Architecture – Titled Spaziale – Everyone Belongs to Everyone Else, the Italian Pavilion at Venice Architecture Biennale presents nine ongoing projects by architects under 40 who tackle some of our time’s most pressing issues with the collaborative approach of young professionals trained against a backdrop of permanent crisis. A generation well aware of architects facing pressing challenges and deeply committed to dealing with them through collaboration, sharing, and dialogue.
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“Our generation is Sustainable Native,” explains Fosbury Architecture, the studio founded by architects born between 1987 and 1899 that curates the pavilion. “The new century began with the 9/11 attack. We enrolled at university during the 2007–2008 financial crisis, and once we graduated, we started to look for work in the smoking ruins of the market. And then, over the past two years, like everyone else, we were largely confined to our own homes. Today is the energy and environmental crisis; this is only a partial representation of reality. To the Western malaise, we must add the humanitarian crisis surrounding us, the geopolitical crisis just around the corner, and all those other disasters that constantly catch us off guard”.
In Venice, Fosbury Architecture presents nine ongoing, inclusive, transdisciplinary projects involving highly revered figures from other creative fields, local communities, museums, festivals, and associations. “The selection showcases some of the best research in relation to specific territorial needs.” Fosbury Architecture told Archipanic.
Visitors are welcomed by a large video installation introducing the exhibition’s concept. A second room presents the selected projects with specially-commissioned installations. Archipanic’s Editor-in-Chief Enrico Zilli selected four projects on display.
In Taranto, Apulia, a city marred by a steel plant’s ecological disaster, Post Disaster temporarily occupied and transformed the rooftops of the Old City into stages for performances highlighting the cohabitation with the water, the sea, and all their polluting and toxic substances.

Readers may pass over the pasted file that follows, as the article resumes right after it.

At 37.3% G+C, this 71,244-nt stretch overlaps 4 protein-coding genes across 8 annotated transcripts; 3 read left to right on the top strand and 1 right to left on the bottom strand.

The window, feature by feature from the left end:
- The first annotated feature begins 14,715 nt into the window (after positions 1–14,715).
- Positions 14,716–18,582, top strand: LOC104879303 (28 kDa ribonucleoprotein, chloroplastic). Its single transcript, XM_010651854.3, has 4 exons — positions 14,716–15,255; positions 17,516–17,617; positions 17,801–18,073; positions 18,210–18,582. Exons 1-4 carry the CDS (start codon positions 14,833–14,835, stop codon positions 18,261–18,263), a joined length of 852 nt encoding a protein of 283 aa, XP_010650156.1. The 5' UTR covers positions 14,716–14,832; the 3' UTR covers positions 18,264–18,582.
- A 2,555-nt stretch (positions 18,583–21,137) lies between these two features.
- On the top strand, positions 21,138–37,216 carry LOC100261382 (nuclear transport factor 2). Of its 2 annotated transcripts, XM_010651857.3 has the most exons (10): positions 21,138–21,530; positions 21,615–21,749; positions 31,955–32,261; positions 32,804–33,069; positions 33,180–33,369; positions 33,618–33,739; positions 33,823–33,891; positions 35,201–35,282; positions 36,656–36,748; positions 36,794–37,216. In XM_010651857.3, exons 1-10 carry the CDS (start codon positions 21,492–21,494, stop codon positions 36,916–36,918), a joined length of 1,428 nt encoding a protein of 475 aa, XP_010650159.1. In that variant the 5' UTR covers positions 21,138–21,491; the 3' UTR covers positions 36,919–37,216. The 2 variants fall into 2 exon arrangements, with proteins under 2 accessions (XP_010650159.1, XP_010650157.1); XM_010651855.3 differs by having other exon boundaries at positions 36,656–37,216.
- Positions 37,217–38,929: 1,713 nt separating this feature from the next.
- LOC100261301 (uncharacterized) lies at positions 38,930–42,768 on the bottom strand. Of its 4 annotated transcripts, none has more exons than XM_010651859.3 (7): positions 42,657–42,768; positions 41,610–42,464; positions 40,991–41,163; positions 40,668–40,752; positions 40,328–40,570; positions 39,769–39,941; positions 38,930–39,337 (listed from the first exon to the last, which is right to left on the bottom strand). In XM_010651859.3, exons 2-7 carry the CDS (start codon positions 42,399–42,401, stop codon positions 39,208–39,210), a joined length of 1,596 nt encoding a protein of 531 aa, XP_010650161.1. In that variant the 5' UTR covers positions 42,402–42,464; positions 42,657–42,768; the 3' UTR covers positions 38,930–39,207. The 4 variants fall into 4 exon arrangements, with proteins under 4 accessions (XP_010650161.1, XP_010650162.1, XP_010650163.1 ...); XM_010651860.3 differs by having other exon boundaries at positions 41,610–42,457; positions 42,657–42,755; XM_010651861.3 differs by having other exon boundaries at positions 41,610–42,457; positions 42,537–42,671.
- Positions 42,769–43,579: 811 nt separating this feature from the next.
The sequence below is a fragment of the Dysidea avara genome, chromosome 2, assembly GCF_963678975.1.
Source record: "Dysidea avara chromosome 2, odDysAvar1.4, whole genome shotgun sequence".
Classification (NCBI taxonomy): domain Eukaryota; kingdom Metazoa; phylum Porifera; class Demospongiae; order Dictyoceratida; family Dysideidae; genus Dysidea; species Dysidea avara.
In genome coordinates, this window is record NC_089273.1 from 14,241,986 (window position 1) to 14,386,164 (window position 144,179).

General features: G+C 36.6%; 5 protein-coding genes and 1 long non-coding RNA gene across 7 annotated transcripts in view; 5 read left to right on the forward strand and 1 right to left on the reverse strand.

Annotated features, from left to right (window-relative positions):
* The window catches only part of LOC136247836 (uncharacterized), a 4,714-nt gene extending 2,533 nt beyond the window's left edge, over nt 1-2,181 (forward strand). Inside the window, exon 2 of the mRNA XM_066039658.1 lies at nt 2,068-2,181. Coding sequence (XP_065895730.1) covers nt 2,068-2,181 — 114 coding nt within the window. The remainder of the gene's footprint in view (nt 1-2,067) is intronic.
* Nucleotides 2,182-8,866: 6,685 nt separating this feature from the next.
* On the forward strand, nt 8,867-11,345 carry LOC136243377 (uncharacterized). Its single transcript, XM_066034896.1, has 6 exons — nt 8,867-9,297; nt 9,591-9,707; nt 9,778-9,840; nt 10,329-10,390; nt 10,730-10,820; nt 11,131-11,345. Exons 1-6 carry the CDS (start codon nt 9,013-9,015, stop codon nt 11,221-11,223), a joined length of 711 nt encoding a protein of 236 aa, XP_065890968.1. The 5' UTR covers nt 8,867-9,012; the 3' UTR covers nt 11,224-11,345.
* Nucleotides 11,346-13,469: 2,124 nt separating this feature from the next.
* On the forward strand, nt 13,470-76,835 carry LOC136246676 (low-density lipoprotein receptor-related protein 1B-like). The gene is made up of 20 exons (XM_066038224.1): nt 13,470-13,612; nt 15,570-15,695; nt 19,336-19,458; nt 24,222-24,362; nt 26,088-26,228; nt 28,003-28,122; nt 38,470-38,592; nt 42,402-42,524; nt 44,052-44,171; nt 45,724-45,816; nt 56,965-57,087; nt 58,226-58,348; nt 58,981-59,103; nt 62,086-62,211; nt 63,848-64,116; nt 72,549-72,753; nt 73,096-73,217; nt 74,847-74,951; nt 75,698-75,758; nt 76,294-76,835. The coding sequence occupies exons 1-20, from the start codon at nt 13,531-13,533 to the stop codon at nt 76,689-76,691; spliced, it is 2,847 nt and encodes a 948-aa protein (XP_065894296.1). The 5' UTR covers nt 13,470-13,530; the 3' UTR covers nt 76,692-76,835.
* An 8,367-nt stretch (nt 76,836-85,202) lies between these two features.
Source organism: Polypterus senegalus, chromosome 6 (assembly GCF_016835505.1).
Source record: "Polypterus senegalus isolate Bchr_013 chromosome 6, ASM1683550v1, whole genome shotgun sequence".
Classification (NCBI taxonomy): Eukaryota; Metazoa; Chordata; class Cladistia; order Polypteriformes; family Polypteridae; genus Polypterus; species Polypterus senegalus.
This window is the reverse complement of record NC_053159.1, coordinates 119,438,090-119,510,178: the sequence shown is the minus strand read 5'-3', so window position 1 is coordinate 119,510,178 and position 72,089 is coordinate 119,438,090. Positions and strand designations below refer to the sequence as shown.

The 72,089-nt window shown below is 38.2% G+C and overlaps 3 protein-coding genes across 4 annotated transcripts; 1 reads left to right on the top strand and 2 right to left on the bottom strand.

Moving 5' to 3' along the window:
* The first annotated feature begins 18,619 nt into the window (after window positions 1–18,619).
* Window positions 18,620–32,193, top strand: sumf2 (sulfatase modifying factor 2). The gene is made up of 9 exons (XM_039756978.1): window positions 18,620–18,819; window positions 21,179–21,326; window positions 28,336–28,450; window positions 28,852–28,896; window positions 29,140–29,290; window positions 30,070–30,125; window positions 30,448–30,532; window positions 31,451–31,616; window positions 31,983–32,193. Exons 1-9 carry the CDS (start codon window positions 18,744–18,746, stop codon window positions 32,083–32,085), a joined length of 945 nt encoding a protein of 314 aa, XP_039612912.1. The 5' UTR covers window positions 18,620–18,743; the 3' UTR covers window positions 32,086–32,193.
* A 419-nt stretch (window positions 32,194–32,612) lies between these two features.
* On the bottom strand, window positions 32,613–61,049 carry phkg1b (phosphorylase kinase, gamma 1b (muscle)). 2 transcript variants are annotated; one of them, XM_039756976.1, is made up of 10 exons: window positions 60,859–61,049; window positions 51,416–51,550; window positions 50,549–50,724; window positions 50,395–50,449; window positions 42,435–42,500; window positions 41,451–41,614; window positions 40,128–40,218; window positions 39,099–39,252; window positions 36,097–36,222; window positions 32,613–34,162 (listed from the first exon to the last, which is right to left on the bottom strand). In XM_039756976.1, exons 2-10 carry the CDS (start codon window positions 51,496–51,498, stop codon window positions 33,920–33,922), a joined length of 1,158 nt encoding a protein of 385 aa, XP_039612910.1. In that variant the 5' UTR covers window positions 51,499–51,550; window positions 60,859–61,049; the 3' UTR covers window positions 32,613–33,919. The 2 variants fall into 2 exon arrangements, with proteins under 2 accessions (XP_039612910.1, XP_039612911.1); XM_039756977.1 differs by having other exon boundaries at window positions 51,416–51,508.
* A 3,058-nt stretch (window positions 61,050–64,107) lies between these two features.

Studio Ossidiana presents Casa Tappeto – Carpet House -, an urban regeneration project created in the Librino district in Catania, Sicily. It consists of a massive carpet that can be folded and reconfigured to create tents, shelters, and communal spaces hosting social activities by local associations.
The facade of a church in the Venice mainland has been transformed by locals into an open-air gym for rock climbing. At the Biennale, the collective Parasite 2.0 with Elia Fornari addresses the issue of social inclusion by working on democratizing recreational activities.
The Italian-Slovenian border is the last stop of the infamous migrants’ Balkanic route to Western Europe. Giuditta Vendrame and Ana Shametaj created a light and sound installation – first in Trieste and now in Venice – reflecting on multicultural coexistence.
The curators have construed the Italian Pavilion as an opportunity to implement the projects. Indeed, a substantial portion of the public funds allocated to the Pavilion were used to initiate new processes or to bolster existing projects by adding a new chapter.
All photos by Delfino Sisto Legnani, courtesy of ©Fosbury Architecture.